If Pakistani parents were free to choose their children’s O’ and A’ Level subjects without any resistance, we’d probably only be producing doctors and bankers. All other professions pale in comparison by social status and financial reward and woe betide anyone who wishes to branch off on their own. You want to study Marine Sciences? Perish the thought. Mummy won’t speak to you for months.
August happens to be the onset of the O’ and A’ Level season when thousands of teenagers have to choose what subjects they will sign up to study for two years before sitting the expensive Cambridge International Exams. It is a commitment you can’t back out of and will most likely dictate what you do at university. You can’t swipe right on this one…
Given the pressure to make the right choice, inter-generational battles have erupted in homes, ratcheting up teen anxiety. Some young people want to have the freedom to choose what they want to study because they know that if they aren’t interested in a subject they will never do well in it.
Parents feel students are too inexperienced to know what is good for them. The reality is that both of them, and their schools, are operating with a lack of jobs data. What degrees will be in demand in five years? Will it be IT? Or should you just opt for Medicine because it is a safe global choice? What should creatives do given that poor perceptions of careers in the arts in Pakistan?
The O’ and A’ Level exams are administered by the UK-based CIE but the Higher Education Commission of Pakistan has made it compulsory for every O’ Level student to take at least eight and at the most 14 subjects.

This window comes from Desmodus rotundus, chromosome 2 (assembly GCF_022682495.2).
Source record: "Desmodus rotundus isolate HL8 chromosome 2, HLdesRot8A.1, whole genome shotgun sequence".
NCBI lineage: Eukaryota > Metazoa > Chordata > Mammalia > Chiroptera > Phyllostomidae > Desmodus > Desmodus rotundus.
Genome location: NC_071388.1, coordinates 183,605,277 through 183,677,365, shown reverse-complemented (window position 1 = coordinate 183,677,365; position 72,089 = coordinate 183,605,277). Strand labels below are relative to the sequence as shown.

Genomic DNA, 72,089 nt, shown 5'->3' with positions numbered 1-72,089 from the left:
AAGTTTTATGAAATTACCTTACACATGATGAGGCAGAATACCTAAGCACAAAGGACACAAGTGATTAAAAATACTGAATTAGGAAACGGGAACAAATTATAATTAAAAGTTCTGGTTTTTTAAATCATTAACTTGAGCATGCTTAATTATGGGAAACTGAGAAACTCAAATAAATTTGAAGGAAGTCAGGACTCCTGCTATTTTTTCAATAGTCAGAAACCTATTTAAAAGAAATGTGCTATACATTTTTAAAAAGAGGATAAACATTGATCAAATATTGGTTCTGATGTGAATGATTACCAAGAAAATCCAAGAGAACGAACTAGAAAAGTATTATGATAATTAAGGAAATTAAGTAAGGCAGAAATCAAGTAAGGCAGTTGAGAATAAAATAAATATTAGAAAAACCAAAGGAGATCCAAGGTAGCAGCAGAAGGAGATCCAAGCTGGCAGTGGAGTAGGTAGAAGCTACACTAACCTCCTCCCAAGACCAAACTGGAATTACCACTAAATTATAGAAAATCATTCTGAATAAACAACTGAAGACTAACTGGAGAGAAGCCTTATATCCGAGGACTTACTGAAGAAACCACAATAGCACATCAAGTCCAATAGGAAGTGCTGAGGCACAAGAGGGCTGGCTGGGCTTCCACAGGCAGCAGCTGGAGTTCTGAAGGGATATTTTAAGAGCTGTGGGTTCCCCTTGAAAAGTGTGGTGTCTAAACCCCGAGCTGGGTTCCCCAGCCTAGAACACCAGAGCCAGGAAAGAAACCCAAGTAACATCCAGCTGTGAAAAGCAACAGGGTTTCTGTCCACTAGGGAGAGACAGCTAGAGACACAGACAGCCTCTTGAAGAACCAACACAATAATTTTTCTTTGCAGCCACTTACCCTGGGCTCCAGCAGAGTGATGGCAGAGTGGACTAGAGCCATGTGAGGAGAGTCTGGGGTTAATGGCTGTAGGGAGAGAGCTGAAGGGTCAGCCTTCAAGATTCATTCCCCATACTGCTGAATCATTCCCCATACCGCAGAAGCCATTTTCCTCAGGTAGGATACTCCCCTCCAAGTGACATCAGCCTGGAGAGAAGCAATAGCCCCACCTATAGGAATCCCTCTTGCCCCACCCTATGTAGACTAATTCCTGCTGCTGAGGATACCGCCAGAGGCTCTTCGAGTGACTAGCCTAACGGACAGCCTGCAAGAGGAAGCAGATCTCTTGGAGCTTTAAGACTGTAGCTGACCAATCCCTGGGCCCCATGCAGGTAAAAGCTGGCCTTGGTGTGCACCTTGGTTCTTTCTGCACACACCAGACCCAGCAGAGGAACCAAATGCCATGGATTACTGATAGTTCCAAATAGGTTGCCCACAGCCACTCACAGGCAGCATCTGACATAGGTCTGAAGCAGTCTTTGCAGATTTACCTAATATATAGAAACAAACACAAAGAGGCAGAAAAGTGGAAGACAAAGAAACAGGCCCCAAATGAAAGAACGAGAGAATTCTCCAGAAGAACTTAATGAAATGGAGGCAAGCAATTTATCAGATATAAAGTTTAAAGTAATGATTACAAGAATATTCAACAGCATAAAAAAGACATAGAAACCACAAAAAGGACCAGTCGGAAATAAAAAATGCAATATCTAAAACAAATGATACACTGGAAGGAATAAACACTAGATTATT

Five subjects are fixed: Islamiyat, Pakistan Studies, English, Urdu and Math (unless you are not a Muslim). You can take anything else for the remaining three subjects. At most schools, though, the options are limited to pre-medical, pre-engineering and business streams.
Pre-medical: Chemistry, Biology and Physics
Pre-engineering: Chemistry, Computer and Physics
Business: Accounts, Economics and Business Studies
And so, your parents and school limit your choices. Depending on the owner’s philosophical leanings or its business model, the school will either make some subjects mandatory (everyone must take English Literature to become well-rounded citizens) or just offer fixed baskets of choices (you can only take Science, sorry).
According to Ahad, a class nine student at Karachi Grammar School, English Literature is compulsory for them. “If a student still wants to take up more subjects, the choices are restricted to Add Math, Sociology, and World History,” he said.
“Our school had, from day one, made it compulsory for us to give Add Math as an extra subject,” says Imran who did his O’ Levels from Jaffar Public School in Karachi. “I was already struggling with Math and this subject didn’t help me at all.” He scored less than 60%, which according to him, was both a waste of time and money.
Of course, the CIE offers more than 40 courses such as Art and Design, Agriculture, Environmental Management, Travel and Tourism, World History and Bengali, Fashion and Textile. But schools don’t offer these subjects (you can take them as private candidates). We lack specialist teachers to teach them. And there are too few students willing to sign up for them for schools to be able to cover their costs.
The result is that far too many teenagers are being pushed into fixed age-old career streams at an age when they can’t predict what they want to eat for breakfast tomorrow let alone what they want for a career.
Regret and confusion can emerge later. Ali Imran struggled to select his A’ Level subjects in 2016. After multiple sessions with his career counsellor and all-nighters in front of the computer screen, he finally picked Business, a decision that he thought at the time “may open future avenues for him”.